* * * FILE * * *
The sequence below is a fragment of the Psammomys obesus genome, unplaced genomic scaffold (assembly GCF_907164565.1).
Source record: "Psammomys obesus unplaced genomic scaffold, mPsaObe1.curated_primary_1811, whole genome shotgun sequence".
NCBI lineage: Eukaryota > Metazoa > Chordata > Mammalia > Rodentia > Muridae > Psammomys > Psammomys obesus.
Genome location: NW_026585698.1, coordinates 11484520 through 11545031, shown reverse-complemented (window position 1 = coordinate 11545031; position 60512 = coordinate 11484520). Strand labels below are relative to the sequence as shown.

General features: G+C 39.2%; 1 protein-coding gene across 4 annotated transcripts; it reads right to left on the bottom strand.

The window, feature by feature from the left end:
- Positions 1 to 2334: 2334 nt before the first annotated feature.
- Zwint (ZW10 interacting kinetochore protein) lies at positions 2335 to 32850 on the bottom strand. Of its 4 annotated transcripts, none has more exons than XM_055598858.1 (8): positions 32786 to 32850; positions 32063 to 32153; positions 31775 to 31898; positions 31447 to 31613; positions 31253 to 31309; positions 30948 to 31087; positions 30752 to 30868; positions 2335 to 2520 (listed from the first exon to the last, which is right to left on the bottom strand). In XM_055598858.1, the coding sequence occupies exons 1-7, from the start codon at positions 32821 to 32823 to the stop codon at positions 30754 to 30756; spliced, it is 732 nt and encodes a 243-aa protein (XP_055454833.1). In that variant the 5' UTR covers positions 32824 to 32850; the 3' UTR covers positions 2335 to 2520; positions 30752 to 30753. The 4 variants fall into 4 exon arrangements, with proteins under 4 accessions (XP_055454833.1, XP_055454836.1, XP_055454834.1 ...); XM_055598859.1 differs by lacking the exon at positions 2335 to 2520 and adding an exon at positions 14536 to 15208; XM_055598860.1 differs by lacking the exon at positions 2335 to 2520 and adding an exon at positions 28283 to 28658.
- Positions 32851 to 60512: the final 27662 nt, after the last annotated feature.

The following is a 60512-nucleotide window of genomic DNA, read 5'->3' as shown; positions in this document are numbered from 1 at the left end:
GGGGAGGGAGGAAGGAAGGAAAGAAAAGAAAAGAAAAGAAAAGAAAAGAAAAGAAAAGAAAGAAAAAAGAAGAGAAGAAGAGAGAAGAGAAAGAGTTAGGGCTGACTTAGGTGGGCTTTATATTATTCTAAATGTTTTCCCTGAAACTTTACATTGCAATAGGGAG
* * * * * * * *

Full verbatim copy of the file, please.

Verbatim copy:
The sequence below is a fragment of the Psammomys obesus genome, unplaced genomic scaffold (assembly GCF_907164565.1).
Source record: "Psammomys obesus unplaced genomic scaffold, mPsaObe1.curated_primary_1811, whole genome shotgun sequence".
NCBI lineage: Eukaryota > Metazoa > Chordata > Mammalia > Rodentia > Muridae > Psammomys > Psammomys obesus.
Genome location: NW_026585698.1, coordinates 11484520 through 11545031, shown reverse-complemented (window position 1 = coordinate 11545031; position 60512 = coordinate 11484520). Strand labels below are relative to the sequence as shown.

General features: G+C 39.2%; 1 protein-coding gene across 4 annotated transcripts; it reads right to left on the bottom strand.

The window, feature by feature from the left end:
- Positions 1 to 2334: 2334 nt before the first annotated feature.
- Zwint (ZW10 interacting kinetochore protein) lies at positions 2335 to 32850 on the bottom strand. Of its 4 annotated transcripts, none has more exons than XM_055598858.1 (8): positions 32786 to 32850; positions 32063 to 32153; positions 31775 to 31898; positions 31447 to 31613; positions 31253 to 31309; positions 30948 to 31087; positions 30752 to 30868; positions 2335 to 2520 (listed from the first exon to the last, which is right to left on the bottom strand). In XM_055598858.1, the coding sequence occupies exons 1-7, from the start codon at positions 32821 to 32823 to the stop codon at positions 30754 to 30756; spliced, it is 732 nt and encodes a 243-aa protein (XP_055454833.1). In that variant the 5' UTR covers positions 32824 to 32850; the 3' UTR covers positions 2335 to 2520; positions 30752 to 30753. The 4 variants fall into 4 exon arrangements, with proteins under 4 accessions (XP_055454833.1, XP_055454836.1, XP_055454834.1 ...); XM_055598859.1 differs by lacking the exon at positions 2335 to 2520 and adding an exon at positions 14536 to 15208; XM_055598860.1 differs by lacking the exon at positions 2335 to 2520 and adding an exon at positions 28283 to 28658.
- Positions 32851 to 60512: the final 27662 nt, after the last annotated feature.

The following is a 60512-nucleotide window of genomic DNA, read 5'->3' as shown; positions in this document are numbered from 1 at the left end:
GGGGAGGGAGGAAGGAAGGAAAGAAAAGAAAAGAAAAGAAAAGAAAAGAAAAGAAAAGAAAGAAAAAAGAAGAGAAGAAGAGAGAAGAGAAAGAGTTAGGGCTGACTTAGGTGGGCTTTATATTATTCTAAATGTTTTCCCTGAAACTTTACATTGCAATAGGGAG